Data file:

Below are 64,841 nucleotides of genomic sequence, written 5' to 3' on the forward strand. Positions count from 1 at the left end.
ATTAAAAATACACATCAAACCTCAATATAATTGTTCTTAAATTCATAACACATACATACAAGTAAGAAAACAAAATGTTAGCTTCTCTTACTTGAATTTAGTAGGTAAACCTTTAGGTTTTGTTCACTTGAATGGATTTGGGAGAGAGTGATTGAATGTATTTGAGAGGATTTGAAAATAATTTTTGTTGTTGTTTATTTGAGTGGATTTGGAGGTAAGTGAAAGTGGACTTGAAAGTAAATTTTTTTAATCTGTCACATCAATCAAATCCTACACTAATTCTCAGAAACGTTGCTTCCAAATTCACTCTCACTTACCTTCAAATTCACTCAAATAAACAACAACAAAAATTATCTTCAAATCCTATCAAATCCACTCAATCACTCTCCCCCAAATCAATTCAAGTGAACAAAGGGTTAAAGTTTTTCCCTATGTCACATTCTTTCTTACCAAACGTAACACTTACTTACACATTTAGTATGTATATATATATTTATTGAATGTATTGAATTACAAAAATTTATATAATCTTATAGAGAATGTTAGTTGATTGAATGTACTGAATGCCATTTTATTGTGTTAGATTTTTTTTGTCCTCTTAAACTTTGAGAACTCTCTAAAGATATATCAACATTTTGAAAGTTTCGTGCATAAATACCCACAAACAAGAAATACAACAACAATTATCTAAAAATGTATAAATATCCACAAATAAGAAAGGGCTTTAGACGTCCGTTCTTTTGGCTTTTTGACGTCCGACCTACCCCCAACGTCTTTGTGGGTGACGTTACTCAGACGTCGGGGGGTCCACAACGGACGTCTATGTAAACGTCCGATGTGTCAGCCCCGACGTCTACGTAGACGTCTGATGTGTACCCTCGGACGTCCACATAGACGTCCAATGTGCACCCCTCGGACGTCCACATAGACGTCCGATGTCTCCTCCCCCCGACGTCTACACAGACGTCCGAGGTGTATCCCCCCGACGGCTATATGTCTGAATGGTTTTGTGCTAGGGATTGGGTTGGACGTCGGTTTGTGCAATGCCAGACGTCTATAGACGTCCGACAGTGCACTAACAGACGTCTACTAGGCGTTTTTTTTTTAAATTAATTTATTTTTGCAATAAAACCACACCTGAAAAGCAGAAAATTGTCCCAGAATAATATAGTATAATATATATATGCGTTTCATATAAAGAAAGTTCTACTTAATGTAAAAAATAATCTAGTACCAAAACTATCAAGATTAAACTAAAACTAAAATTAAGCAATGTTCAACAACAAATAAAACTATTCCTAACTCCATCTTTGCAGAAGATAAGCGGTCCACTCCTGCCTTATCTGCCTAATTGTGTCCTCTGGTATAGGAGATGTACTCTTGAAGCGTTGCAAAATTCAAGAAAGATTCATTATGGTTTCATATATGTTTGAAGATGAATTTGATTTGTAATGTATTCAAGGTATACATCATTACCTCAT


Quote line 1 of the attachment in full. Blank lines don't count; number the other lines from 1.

Below are 64,841 nucleotides of genomic sequence, written 5' to 3' on the forward strand. Positions count from 1 at the left end.